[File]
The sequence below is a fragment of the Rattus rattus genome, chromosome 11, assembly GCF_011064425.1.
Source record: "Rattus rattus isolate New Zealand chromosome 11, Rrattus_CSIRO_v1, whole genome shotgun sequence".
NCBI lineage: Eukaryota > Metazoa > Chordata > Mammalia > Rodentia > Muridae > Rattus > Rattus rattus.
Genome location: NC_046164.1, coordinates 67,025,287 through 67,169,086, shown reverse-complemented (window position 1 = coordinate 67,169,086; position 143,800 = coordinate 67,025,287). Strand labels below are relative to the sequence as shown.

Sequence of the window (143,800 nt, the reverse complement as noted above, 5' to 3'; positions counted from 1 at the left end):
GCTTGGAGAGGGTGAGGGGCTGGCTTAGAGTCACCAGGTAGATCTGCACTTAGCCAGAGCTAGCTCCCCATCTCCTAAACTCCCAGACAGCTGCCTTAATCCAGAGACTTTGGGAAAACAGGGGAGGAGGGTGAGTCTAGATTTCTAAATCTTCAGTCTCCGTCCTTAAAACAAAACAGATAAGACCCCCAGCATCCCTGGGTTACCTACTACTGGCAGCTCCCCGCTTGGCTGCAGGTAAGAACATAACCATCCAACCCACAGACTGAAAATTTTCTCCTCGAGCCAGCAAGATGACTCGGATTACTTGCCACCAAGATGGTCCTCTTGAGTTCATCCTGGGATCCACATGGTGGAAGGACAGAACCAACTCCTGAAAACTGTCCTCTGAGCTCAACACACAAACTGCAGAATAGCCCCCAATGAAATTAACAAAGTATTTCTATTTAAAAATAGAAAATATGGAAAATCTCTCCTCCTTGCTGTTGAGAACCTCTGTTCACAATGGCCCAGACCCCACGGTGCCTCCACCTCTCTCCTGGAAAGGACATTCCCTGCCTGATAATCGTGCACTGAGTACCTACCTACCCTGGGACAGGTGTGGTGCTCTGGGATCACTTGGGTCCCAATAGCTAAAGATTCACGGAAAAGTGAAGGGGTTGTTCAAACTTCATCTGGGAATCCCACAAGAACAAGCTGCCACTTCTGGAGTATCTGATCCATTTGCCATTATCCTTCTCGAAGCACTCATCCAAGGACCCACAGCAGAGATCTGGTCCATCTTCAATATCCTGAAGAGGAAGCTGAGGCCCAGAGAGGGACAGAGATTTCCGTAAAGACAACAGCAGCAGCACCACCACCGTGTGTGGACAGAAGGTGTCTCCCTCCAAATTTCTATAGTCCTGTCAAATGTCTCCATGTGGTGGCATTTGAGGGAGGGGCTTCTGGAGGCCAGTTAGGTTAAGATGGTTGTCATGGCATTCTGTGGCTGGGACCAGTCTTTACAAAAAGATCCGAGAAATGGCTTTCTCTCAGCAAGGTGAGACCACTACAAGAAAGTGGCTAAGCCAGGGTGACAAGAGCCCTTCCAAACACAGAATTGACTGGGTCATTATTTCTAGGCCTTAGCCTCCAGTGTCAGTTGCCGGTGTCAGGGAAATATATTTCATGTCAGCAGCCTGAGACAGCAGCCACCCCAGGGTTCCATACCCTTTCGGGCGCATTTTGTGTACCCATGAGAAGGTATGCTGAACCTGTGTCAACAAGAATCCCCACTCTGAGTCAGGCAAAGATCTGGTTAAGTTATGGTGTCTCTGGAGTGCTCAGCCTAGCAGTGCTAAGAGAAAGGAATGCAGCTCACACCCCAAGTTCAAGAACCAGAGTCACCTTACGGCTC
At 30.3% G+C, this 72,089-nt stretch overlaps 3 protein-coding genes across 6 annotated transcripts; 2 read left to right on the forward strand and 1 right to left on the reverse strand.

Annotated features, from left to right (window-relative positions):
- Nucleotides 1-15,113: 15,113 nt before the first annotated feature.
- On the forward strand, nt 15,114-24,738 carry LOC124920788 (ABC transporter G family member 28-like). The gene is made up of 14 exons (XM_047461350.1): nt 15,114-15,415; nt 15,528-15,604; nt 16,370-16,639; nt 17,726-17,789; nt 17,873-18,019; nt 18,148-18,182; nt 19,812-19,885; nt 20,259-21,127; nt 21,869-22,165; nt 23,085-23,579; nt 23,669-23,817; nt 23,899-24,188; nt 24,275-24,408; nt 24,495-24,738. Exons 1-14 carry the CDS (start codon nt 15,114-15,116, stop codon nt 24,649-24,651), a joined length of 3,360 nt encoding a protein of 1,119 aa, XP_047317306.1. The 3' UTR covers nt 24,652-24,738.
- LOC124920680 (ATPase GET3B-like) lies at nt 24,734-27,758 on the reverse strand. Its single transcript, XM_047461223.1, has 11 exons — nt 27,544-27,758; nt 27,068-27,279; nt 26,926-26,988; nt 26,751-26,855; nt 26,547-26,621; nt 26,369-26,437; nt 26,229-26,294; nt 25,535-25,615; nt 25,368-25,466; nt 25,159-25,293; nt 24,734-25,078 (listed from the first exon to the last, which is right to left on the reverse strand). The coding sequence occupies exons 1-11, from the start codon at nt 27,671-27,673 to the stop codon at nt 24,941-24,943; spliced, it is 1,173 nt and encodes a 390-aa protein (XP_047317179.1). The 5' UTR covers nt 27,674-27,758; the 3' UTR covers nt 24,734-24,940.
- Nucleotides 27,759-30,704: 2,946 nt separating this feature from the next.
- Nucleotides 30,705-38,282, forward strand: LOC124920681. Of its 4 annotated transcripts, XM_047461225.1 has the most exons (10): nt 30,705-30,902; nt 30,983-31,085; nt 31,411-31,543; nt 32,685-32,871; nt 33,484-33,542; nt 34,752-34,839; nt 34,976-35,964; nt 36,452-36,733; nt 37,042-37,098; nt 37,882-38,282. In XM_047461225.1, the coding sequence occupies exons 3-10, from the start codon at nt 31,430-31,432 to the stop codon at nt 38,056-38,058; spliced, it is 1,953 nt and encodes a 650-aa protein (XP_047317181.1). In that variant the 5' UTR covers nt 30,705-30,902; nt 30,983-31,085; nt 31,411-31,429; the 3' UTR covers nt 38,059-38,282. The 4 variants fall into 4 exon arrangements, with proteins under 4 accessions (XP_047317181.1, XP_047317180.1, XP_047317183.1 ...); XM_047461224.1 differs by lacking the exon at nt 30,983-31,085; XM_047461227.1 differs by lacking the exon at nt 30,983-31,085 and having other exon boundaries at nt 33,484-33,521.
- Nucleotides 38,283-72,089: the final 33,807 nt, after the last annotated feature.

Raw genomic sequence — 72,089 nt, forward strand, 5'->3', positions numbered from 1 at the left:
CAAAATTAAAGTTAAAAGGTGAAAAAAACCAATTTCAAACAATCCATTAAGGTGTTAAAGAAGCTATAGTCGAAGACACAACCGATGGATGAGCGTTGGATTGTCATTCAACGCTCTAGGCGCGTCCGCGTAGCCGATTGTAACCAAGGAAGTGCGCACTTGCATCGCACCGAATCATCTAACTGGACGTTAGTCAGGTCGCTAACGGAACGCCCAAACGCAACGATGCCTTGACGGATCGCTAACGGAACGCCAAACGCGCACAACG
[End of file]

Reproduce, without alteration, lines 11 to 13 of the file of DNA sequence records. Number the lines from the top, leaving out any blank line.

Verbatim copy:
- LOC124920680 (ATPase GET3B-like) lies at nt 24,734-27,758 on the reverse strand. Its single transcript, XM_047461223.1, has 11 exons — nt 27,544-27,758; nt 27,068-27,279; nt 26,926-26,988; nt 26,751-26,855; nt 26,547-26,621; nt 26,369-26,437; nt 26,229-26,294; nt 25,535-25,615; nt 25,368-25,466; nt 25,159-25,293; nt 24,734-25,078 (listed from the first exon to the last, which is right to left on the reverse strand). The coding sequence occupies exons 1-11, from the start codon at nt 27,671-27,673 to the stop codon at nt 24,941-24,943; spliced, it is 1,173 nt and encodes a 390-aa protein (XP_047317179.1). The 5' UTR covers nt 27,674-27,758; the 3' UTR covers nt 24,734-24,940.
- Nucleotides 27,759-30,704: 2,946 nt separating this feature from the next.
- Nucleotides 30,705-38,282, forward strand: LOC124920681. Of its 4 annotated transcripts, XM_047461225.1 has the most exons (10): nt 30,705-30,902; nt 30,983-31,085; nt 31,411-31,543; nt 32,685-32,871; nt 33,484-33,542; nt 34,752-34,839; nt 34,976-35,964; nt 36,452-36,733; nt 37,042-37,098; nt 37,882-38,282. In XM_047461225.1, the coding sequence occupies exons 3-10, from the start codon at nt 31,430-31,432 to the stop codon at nt 38,056-38,058; spliced, it is 1,953 nt and encodes a 650-aa protein (XP_047317181.1). In that variant the 5' UTR covers nt 30,705-30,902; nt 30,983-31,085; nt 31,411-31,429; the 3' UTR covers nt 38,059-38,282. The 4 variants fall into 4 exon arrangements, with proteins under 4 accessions (XP_047317181.1, XP_047317180.1, XP_047317183.1 ...); XM_047461224.1 differs by lacking the exon at nt 30,983-31,085; XM_047461227.1 differs by lacking the exon at nt 30,983-31,085 and having other exon boundaries at nt 33,484-33,521.